On the Second December’s Poems


This has been a distinctly odd month, weather-wise:  warm when it should have been cold, rain when there should have been snow.  As always, we plug along to the death of the old year, the days growing shorter, the darkness stretching.  This month, though, some of the boys have been asking for poems with hunting, poems with deer.  Guy poems.  One young man decided to do a web search for a poem about three of his favorite things–and managed to come up with something…which led to a discussion of literary merit, and revision (I didn’t care for the poem, primarily because of the apparent lack of thought that went into the revision; but I shared it because of the effort TJ went to in tracking it down–and the discussion was well worth it!).

Also this month, I learned of the death of a poet I’ve known since I was 18–a man who was by turns the kindest and cruelest person I’ve ever known.  Herb Coursen was a man who could at once discuss wonderful ideas about poetry–content, construction–and at the same time become enraged if your opinions did not conform to his.  In recent years we had come to a kind of truce.  He had organized the readings for Longfellow Days at the library in Brunswick, and two times he chose to include me in his program…then proceeded to tell the audiences that he’d taught me everything I know.  After some thought, I included a poem he wrote (and published in Love Poem, a book from the mid-90’s) as a kind of tribute:  he once told me it was–as was that entire book–an outgrowth of a series of discussions we’d had via letter about the process of writing sonnets.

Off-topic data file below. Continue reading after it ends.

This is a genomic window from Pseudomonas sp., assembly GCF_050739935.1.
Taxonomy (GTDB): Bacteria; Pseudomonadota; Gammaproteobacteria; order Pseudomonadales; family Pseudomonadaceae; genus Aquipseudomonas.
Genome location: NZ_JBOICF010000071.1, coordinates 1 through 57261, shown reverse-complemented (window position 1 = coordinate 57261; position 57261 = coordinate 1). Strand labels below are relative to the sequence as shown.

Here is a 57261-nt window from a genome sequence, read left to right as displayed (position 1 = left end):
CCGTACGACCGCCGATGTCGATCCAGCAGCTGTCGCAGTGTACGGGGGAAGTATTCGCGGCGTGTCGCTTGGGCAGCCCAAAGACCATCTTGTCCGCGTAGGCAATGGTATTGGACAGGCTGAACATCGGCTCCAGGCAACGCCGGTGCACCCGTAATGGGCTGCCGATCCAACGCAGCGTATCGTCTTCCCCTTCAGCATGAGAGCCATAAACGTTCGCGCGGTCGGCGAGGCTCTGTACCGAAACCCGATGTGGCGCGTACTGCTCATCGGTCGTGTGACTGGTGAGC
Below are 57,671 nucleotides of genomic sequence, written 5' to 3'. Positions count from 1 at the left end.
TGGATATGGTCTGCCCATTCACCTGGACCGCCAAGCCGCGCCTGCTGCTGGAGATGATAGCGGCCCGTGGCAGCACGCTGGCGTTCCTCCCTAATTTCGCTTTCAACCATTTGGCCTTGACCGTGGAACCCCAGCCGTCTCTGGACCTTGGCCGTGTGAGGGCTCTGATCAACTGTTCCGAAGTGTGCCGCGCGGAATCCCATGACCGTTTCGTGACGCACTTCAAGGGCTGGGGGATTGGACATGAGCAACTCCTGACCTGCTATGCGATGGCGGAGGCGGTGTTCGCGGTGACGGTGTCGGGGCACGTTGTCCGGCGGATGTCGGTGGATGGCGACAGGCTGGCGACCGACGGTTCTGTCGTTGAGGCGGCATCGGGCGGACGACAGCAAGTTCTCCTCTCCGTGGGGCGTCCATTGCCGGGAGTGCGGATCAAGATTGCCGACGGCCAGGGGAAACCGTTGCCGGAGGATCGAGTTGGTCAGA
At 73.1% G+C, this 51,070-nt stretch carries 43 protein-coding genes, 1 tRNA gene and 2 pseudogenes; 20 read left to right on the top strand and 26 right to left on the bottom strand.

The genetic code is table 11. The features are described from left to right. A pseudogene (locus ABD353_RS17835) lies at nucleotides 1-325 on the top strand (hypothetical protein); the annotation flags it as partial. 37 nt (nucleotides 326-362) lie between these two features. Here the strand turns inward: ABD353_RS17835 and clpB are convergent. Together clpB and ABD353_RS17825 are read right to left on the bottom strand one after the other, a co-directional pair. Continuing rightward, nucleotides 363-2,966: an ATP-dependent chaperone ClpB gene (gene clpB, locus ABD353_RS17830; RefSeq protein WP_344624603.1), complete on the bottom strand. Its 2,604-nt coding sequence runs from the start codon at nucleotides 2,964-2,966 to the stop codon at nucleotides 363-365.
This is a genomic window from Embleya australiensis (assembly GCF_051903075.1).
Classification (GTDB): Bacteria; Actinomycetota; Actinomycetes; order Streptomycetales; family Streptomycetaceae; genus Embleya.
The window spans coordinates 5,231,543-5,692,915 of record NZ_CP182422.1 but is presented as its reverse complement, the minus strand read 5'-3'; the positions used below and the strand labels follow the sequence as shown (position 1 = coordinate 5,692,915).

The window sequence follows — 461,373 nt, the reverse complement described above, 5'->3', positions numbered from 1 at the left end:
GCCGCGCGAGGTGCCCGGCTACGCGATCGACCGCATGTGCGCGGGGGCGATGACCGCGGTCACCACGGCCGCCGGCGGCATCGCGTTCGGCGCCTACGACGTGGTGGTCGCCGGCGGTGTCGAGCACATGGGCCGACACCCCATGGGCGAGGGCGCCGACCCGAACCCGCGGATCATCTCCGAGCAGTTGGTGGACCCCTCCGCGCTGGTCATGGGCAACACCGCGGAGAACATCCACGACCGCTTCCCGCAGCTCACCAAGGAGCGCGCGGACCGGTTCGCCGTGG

So there it is.  Now it’s vacation.

December 1, Thursday:  Robert Frost, “An Old Man’s Winter Night

Carl Sandburg

December 2, Friday: Thomas Hardy, “The Fallow Deer at the Lonely House

December 5, Monday: Emily Dickinson, “There’s a certain Slant of light

December 6, Tuesday: Carl Sandburg, “Horses and Men in Rain”  (especially appropriate for the rain, and for the fact that we’d just got done a series of readings about knights)

December 7, Wednesday: Delmore Schwartz, “Poem (In the morning, when it was raining)

December 8, Thursday: H. R. Coursen, “Love Poem (Sort of): for Anne” (for Herb, whose death I’m not sure what to do with)

December 9, Friday: Erica Jong, “Ordinary Miracles

December 12, Monday: Wes McNair, “Glass Night”

December 13, Tuesday: Annie Deppe, “The Minister’s Wife”

December 14, Wednesday: Jane Kenyon, “Apple Dropping into Deep Early Snow

December 15, Thursday: Kirsten Dierking, “Shoveling Snow

December 16, Friday: Emily Dickinson, “Besides the Autumn Poets Sing

December 19, Monday: Robert Francis, “Blue Winter

Robert Francis

December 20, Tuesday: Mary Oliver, “On Winter’s Margin

December 21, Wednesday:  unknown, “”A Poem of Hunting, Fishing, and a Truck” (this was a poem brought to me by TJ in my third period class, who likes–you guessed it–hunting, fishing, and trucks)

December 22, Thursday: Gary Johnson, “December

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